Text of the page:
Again, good sense is a phrase constantly in his mouth, by which he does not mean his own sense or that of anybody else, but the opinions of a number of persons who have agreed to take their opinions on trust from others. If any one observes that there is something better than common sense, viz., uncommon sense, he thinks this is a bad joke. If you object to the opinions of the majority, as often arising from ignorance or prejudice, he appeals from them to the sensible and well-informed; and if you say that there may be other persons as sensible and well-informed as himself and his friends, he smiles at your presumption. If you attempt to prove anything to him, it is in vain, for he is not thinking of what you say, but of what will be thought of it. The stronger your reasons, the more incorrigible he thinks you; and looks upon any attempt to expose his gratuitous assumptions as the wondering of a disordered imagination.

His notions are like plaster figures cast in a mould, as brittle as they are hollow; but they will break before you can make them give way. In fact, he is the representative of a large part of the community, the shallow, the vain, and indolent, of those who have time to talk, and are not bound to think; and he considers any deviation from the select forms of commonplace, as the accredited language of conventional impertinence, as compromising the authority under which he acts in his diplomatic capacity.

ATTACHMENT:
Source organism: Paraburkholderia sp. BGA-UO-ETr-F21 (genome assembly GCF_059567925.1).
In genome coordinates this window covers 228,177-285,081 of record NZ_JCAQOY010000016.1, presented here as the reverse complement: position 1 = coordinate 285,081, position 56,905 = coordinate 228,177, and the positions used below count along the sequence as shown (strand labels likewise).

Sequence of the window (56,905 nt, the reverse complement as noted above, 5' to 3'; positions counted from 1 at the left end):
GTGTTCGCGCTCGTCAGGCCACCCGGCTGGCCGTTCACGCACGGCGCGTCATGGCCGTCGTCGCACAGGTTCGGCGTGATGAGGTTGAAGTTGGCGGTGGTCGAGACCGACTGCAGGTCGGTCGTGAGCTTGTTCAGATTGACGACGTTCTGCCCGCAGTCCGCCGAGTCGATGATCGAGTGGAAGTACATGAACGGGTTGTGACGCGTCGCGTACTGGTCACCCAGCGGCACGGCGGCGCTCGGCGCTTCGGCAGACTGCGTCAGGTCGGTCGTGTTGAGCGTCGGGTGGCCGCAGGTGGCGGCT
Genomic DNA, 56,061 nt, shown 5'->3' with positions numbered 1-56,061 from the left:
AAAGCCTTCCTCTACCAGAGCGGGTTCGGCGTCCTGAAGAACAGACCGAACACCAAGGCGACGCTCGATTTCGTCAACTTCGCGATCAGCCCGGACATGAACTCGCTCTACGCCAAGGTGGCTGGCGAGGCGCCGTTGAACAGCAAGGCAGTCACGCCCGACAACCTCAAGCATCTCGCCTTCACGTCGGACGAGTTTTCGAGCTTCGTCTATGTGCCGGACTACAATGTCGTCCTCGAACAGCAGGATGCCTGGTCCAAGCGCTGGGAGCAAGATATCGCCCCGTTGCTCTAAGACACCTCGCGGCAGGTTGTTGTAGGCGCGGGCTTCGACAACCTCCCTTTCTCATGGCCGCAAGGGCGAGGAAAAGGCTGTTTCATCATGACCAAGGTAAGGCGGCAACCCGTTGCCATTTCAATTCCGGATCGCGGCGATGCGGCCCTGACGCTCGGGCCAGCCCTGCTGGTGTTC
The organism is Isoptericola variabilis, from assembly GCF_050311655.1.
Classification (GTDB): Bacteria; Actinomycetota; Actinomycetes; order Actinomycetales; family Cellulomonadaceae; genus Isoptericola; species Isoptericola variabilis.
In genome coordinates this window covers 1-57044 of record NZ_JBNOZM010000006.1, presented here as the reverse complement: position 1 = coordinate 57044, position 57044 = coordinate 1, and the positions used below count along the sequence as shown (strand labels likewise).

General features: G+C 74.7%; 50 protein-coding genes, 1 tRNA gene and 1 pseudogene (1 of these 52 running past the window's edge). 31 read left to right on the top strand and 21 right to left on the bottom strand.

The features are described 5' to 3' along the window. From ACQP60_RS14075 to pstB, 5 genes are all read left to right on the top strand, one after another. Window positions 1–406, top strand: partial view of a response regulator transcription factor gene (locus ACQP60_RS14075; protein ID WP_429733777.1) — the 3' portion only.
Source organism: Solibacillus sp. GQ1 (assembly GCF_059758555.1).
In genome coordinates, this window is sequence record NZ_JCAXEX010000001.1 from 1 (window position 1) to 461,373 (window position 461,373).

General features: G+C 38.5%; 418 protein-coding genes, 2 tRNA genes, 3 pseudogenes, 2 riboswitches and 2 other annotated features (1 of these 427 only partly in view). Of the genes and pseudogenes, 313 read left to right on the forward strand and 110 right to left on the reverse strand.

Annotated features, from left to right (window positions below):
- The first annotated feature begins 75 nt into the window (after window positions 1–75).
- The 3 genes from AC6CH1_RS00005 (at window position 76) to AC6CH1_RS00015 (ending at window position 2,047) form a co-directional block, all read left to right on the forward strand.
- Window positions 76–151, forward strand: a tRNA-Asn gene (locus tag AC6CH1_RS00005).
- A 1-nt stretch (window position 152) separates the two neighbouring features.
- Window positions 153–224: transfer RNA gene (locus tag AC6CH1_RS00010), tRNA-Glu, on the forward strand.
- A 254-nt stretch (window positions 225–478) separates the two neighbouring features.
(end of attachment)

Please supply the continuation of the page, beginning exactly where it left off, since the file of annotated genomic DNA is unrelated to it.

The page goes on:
It is wonderful how this class of people agree with one another; how they herd together in all their opinions; what a tact they have for folly; what an instinct for absurdity; what a sympathy in sentiment; how they find one another out by infallible signs, like Freemasons! The secret of this unanimity and strict accord is, that not any one of them ever admits any opinion that can cost the least effort of mind in arriving at, or of courage in declaring it. Folly is as consistent with itself as wisdom: there is a certain level of thought and sentiment, which the weakest minds, as well as the strongest, find out as best adapted to them; and you as regularly come to the same conclusions, by looking no farther than the surface, as if you dug to the centre of the earth!